logo-small
Features Prices
News 0
Latest News See All

Temporarily unavailable. Please come back later.

See All
Webinars 0
Upcoming Webinars See All
Upcoming Webinars

Sorry, we could not find any upcoming webinars.

See recorded webinars
Blog 0
Recent Posts See All

Temporarily unavailable. Please come back later.

See All
Cami Bird

How Fast is Fast Enough? Page Load Time & Your Bottom Line

Cami Bird
How Fast is Fast Enough? Page Load Time & Your Bottom Line

Ever since Google’s Mobilegeddon, page load time has been a hot topic for website improvement, not simply because of the increased demand from mobile visitors but because of potential lead and customer losses. While page speed influences your search ranking and Facebook pushes Instant Articles, it’s obvious that websites need to pick up the pace, but how fast is fast enough?

What amount of page loading time will consumers accept and what will make them close the tab and find something else?

The Obvious Answer

Your website needs to be fast enough for your visitors. While that may not be the answer you’re looking for, it’s the one that your website visitors will appreciate. By monitoring your bounce rate (in Google Analytics or comparable metric trackers) and page load time (using the Chrome extension “Page Load Time” or more extensive trackers) you can continue to enhance your website and better serve your visitors.

The Easy Answer

While you know the obvious answer, it doesn’t provide you a goal to work towards. Before I get into the speeds you should be aiming for (and not) there’s something you should know: the numbers on page speed suck. Often, the same stats are posted time and time again and are dated while technology is anything but dated, it’s continually improving.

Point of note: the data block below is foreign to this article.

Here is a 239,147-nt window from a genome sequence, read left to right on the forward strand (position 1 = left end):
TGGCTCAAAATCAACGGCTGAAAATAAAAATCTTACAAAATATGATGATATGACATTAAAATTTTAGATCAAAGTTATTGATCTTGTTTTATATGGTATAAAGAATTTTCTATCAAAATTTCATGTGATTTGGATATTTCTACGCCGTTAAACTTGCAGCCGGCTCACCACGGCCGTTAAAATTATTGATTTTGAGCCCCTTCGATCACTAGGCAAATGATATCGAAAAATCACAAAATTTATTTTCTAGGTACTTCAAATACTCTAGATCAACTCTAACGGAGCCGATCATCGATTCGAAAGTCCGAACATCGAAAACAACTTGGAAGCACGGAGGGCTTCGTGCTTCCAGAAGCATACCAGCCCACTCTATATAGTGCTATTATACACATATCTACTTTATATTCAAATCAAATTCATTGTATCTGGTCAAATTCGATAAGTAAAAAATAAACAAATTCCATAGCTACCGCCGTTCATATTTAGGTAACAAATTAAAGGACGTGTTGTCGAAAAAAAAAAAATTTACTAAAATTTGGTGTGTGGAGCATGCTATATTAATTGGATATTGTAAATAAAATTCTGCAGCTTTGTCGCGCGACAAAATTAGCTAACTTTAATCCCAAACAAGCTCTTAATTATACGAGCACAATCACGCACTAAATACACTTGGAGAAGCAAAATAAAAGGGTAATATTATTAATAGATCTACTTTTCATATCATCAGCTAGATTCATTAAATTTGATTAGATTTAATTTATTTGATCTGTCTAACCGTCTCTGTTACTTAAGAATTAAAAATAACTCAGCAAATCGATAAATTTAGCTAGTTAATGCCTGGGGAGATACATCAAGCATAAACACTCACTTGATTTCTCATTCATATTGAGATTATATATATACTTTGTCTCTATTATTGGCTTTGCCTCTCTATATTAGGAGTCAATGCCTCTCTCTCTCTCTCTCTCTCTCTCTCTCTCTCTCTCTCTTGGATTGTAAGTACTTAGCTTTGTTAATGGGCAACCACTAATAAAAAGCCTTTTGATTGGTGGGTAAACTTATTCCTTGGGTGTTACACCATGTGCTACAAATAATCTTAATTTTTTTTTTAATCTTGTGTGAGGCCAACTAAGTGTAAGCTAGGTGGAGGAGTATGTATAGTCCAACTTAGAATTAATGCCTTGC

The standards many have been using for page load time come from a study conducted by Geoff Kenyon where he compares website speed against the rest of the web:

  • if your site loads in 5 seconds, it is faster than approximately 25% of the web

  • if your site loads in 2.9 seconds, it is faster than approximately 50% of the web

  • if your site loads in 1.7 seconds, it is faster than approximately 75% of the web

  • if your site loads in 0.8 seconds, it is faster than approximately 94% of the web

Pingdom has also shared their findings from 2015 (using their own clients as the data source), where the average load time for web pages 3Mb was 5 seconds. While Google from 2010 would contend to say that is not nearly fast enough.

In a Google Webmaster video, Maile Ohye, states that “2 seconds is the threshold for e-commerce website acceptability. At Google, we aim for under a half second.” Half a second is fast, to put it in layman terms it’s close to a blink, while two seconds is shorter than one breath--and that pagespeed time is what they thought websites 6 years ago should be aiming for.

The most interesting and recent study I came across was from the Financial Times Technology Department in April, who looked at how page speed affected their developing publishing site. The study they performed involved their specific goals for a publishing site and had a test group and a control, the test group would have a 5-second delay added to each page load time. The notable facts they found were :